BMA Concise Guide to Medicine & Drugs


Brand names Feprapax, Lomont

Used in the following combined preparations None


Drug group Tricyclic antidepressant drug

Overdose danger rating Medium

Dependence rating Low

Prescription needed Yes

Available as generic Yes


Lofepramine belongs to the tricyclic antidepressant group of drugs. It is used primarily in the long-term treatment of depression. The drug serves to elevate the mood, improve appetite, increase physical activity, and restore interest in everyday pursuits.

Less sedating than some of the other tricyclic antidepressants, lofepramine is particularly useful when depression is accompanied by lethargy.

The main advantage of lofepramine over other similar drugs is that it seems to have a weaker anticholinergic action and therefore has milder side effects. In overdose, lofepramine is thought to be less harmful than other tricyclic antidepressant drugs.


Your drug prescription is tailored for you. Do not alter dosage without checking with your doctor.

How taken/used Tablets, liquid.

Frequency and timing of doses 2–3 x daily.

Adult dosage range 140–210mg daily.

Onset of effect Sedation can occur within hours; full antidepressant effect may not be felt for 2–6 weeks.

Duration of action Antidepressant effect may last for 6 weeks; Common adverse effects, the first 1–2 weeks.

Diet advice None.

Storage Keep in original container at room temperature out of the reach of children. Protect from light.

Missed dose Take as soon as you remember. If your next dose is due within 3 hours, take a single dose now and skip the next.

Stopping the drug An abrupt stop can cause withdrawal symptoms and a recurrence of the original problem. Consult your doctor, who may supervise a gradual reduction in dosage over at least 4 weeks.

Exceeding the dose An occasional unintentional extra dose is unlikely to be a cause for concern. But if you notice any unusual symptoms, or if a large overdose has been taken, notify your doctor.


The adverse effects of lofepramine are mainly due to its mild anticholinergic action and its blocking action on the transmission of signals through the heart. Sweating, flushing, and drowsiness are common; more rarely, constipation and dryness of the mouth may occur. If any of these are severe or if you experience blurred vision or difficulty in passing urine, discuss with your doctor. If dizziness, fainting, or palpitations occur. stop taking the drug and seek immediate medical attention.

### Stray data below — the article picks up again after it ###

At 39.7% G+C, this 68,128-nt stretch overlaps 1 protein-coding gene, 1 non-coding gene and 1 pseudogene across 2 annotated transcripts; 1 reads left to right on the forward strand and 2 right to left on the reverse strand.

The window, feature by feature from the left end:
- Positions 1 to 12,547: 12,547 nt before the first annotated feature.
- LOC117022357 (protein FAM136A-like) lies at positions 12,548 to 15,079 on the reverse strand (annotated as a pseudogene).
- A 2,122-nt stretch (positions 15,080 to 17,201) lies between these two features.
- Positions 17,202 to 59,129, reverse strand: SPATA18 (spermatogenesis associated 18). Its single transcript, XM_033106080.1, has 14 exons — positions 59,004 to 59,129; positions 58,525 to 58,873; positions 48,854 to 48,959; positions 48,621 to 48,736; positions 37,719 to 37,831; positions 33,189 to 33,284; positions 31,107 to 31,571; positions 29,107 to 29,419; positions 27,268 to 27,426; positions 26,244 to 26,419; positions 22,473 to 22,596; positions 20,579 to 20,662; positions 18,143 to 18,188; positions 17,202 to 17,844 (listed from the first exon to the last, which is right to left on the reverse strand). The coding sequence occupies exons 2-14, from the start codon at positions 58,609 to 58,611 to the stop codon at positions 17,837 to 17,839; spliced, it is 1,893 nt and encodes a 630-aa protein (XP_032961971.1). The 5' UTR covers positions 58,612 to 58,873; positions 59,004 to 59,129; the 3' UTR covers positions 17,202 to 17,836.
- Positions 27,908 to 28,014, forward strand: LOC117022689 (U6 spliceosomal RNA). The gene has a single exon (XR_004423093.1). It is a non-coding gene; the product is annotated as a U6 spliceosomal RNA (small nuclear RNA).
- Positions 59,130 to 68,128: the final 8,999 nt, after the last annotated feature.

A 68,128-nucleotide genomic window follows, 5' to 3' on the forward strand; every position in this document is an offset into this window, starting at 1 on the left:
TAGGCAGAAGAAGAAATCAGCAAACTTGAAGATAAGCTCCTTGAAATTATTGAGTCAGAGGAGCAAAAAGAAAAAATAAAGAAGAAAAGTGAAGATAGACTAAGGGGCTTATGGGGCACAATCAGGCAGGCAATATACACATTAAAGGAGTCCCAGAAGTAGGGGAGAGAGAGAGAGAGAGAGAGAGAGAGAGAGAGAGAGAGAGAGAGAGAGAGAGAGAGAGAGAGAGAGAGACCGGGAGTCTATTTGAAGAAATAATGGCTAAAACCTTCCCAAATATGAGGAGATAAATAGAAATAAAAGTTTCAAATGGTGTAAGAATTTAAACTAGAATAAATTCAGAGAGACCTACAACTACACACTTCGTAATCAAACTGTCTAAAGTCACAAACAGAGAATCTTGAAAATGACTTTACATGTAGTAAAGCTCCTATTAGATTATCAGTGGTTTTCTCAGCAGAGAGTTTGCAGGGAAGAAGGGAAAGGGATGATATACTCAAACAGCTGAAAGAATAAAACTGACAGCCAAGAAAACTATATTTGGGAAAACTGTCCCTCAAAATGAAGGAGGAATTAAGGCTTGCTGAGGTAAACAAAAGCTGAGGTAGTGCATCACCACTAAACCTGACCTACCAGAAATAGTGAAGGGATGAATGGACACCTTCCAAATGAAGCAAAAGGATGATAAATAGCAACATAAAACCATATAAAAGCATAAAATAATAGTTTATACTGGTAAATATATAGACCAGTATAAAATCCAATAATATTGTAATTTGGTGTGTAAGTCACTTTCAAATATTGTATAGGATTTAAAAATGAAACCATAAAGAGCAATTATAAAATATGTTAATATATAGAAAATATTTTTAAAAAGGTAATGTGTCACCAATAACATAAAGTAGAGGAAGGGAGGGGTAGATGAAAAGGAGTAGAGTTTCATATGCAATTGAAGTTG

Sedatives All drugs that have sedative effects may intensify those of lofepramine.

Anti-arrhythmic drugs and sotalol These drugs may increase the risk of abnormal heart rhythms.

Warfarin Lofepramine may, rarely, increase the effects of warfarin.

Monoamine oxidase inhibitors (MAOIs) Serious interactions are possible. These drugs are only prescribed together under close specialist medical supervision.

Selective serotonin reuptake inhibitors (SSRIs) Some SSRIs can increase the amount of lofepramine in the body, leading to more marked adverse effects.


Be sure to tell your doctor if:

· You have heart problems.

· You have had epileptic seizures.

· You have long-term liver or kidney problems.

· You have glaucoma.

· You have an overactive thyroid gland.

· You have prostate trouble.

· You have porphyria.

· You are taking other medicines.

Pregnancy Safety in pregnancy not established. Discuss with your doctor.

Breast-feeding The drug passes into the breast milk and may affect the baby. Discuss with your doctor.

Infants and children Not recommended.

Over 60 Reduced dose may be necessary as elderly patients are more sensitive to adverse reactions.

Driving and hazardous work Avoid such activities until you have learned how lofepramine affects you because the drug may cause blurred vision and reduced alertness.

Alcohol Avoid. Alcohol may increase the sedative effects of this drug.

Surgery and general anaesthetics Lofepramine may need to be stopped. Discuss with your doctor or dentist before you have any surgery.


No problems expected.